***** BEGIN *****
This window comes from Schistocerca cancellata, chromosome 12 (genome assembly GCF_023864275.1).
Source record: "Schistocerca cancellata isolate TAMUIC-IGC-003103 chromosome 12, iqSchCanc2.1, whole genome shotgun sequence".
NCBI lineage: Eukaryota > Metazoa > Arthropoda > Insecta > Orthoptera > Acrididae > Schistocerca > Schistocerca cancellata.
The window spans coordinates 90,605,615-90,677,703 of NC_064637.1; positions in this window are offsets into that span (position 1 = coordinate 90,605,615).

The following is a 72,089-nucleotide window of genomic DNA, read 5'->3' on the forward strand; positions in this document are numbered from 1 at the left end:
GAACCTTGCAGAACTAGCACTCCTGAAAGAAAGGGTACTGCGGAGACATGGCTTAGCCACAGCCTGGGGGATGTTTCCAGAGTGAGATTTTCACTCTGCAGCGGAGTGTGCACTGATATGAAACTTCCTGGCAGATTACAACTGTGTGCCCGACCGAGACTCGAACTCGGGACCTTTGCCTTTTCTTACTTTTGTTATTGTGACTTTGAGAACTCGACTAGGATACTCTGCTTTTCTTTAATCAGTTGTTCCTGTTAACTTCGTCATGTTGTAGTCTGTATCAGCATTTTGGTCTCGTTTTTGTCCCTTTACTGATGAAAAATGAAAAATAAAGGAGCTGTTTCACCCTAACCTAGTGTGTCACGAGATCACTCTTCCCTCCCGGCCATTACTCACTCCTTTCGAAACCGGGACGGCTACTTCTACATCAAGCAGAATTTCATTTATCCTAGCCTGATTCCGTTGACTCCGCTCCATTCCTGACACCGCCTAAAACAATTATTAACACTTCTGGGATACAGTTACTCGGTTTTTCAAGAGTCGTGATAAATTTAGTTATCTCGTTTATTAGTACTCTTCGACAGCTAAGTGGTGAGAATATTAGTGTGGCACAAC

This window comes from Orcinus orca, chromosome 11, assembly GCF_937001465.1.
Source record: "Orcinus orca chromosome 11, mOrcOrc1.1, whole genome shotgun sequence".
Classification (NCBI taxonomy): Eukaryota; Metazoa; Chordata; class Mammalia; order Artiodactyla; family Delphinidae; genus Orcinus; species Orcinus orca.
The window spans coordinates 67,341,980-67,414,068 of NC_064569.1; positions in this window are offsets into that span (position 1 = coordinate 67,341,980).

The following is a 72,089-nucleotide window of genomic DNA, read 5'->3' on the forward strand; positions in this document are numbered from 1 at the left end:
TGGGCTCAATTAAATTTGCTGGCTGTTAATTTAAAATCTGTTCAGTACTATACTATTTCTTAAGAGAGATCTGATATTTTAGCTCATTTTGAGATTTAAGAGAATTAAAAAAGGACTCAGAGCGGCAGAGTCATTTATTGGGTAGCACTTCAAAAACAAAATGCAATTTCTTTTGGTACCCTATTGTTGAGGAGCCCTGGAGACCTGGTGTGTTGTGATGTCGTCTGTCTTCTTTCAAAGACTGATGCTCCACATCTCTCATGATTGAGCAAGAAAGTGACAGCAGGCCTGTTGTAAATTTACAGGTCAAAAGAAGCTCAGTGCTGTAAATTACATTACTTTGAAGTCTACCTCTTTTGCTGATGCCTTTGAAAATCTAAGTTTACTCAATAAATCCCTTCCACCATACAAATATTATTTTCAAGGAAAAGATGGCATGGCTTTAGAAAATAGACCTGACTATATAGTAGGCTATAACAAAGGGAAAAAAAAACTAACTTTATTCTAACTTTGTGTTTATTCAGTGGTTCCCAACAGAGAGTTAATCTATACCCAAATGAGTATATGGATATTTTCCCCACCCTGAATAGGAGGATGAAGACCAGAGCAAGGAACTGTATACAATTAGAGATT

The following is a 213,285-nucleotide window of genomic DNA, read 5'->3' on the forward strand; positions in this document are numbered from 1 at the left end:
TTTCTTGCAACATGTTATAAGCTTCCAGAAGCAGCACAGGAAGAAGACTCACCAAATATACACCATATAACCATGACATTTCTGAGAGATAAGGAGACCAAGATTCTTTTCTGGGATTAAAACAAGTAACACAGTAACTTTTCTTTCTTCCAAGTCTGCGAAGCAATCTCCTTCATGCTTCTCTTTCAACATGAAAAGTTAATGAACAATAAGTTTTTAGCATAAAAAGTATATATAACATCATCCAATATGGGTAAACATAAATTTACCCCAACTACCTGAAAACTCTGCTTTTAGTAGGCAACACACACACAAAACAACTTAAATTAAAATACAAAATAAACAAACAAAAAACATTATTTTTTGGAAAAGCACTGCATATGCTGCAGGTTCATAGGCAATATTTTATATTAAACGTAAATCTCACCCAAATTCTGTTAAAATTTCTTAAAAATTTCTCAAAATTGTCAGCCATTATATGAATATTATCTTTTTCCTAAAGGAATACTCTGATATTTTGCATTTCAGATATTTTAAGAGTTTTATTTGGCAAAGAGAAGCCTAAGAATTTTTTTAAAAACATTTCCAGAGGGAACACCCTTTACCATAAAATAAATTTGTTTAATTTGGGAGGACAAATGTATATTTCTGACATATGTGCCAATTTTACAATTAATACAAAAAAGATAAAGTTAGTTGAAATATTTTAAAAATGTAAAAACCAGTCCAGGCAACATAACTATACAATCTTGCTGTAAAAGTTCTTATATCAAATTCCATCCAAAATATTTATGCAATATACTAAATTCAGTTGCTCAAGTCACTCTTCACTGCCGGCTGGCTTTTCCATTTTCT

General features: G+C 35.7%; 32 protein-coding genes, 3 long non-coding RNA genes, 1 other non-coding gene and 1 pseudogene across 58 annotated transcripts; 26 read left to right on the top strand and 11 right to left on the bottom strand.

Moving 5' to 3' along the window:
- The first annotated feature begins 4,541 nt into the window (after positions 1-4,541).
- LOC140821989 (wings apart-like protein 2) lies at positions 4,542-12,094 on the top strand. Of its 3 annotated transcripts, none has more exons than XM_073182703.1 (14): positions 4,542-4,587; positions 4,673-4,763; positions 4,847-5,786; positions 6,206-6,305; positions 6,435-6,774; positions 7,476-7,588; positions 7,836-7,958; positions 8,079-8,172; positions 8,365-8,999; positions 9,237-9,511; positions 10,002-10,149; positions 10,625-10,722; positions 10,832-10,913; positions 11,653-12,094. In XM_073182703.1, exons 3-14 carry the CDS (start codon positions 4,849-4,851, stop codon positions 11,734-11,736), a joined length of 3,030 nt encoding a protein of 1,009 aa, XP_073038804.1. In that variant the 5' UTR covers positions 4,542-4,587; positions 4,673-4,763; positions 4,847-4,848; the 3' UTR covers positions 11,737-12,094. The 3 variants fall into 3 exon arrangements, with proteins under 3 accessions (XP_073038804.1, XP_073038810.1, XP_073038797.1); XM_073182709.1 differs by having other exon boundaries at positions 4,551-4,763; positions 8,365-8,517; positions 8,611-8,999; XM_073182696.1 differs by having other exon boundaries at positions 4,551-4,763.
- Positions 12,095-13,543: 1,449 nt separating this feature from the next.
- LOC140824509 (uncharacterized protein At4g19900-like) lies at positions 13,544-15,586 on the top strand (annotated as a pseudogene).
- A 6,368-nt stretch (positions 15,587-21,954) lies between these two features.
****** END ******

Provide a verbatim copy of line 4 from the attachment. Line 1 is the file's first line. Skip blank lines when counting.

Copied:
The window spans coordinates 90,605,615-90,677,703 of NC_064637.1; positions in this window are offsets into that span (position 1 = coordinate 90,605,615).